When the Sunday paper was dropped, do you think it was easy to do, or do you think that work rules and the union contract might have required that people were paid not to print the paper?

          I’m not aware of how easy it was for management to deal with the logistical issues of ending the Sunday paper, but I never heard of any union issues associated with it. I suspect there was less use of casual employees, but otherwise I can’t say. The pressmen belong to a different union than I do.

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          1. Dilbert

            Steve, as always, you manage to be a dick in cases like this, likely because the issue is hitting way too close to home and you don’t want to see it.

            I have followed the labor negotiations and work rules issues for years at the Gazette, and I know very well that every time there is a negotiation, the management side is looking to significantly cut back the number of workers, and the union pushes back. I seem to remember an issue with old style typesetters that were kept on even after their jobs pretty much stopped existing.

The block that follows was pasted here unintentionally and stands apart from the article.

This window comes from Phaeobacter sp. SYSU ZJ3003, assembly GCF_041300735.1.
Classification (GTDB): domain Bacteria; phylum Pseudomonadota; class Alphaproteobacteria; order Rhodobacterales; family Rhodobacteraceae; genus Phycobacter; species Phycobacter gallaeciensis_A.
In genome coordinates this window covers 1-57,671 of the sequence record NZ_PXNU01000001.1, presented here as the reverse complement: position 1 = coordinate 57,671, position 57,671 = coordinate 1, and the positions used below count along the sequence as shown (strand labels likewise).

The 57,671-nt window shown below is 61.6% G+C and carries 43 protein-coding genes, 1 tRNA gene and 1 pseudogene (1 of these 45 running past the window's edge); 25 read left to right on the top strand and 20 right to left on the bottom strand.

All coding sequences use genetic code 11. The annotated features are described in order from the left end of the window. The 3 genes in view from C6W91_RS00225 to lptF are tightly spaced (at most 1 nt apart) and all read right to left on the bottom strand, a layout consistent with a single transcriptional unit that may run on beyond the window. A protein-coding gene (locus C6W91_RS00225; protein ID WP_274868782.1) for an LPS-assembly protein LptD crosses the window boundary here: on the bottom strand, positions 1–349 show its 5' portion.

I would suggest rather than getting all huffy about it, that you take a little time and go look at the situation, and look all the way back to the 70s and 80s when insane work rules and rich wage increases were the order of the day. 100+ plus workers just to print the paper seems like a lot of people, and that the new printer can do it without taking on any new staff should be a good indication of where things stand.

            How about looking at it rather than assuming that it’s not an issue? Or are you just going to ignore the history of the (dying) industry you work in?

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            1. Fagstein Post author

              I seem to remember an issue with old style typesetters that were kept on even after their jobs pretty much stopped existing.

              There was a longstanding labour issue with typesetters that was eventually settled. Those that didn’t take on other jobs didn’t keep working for the company, though.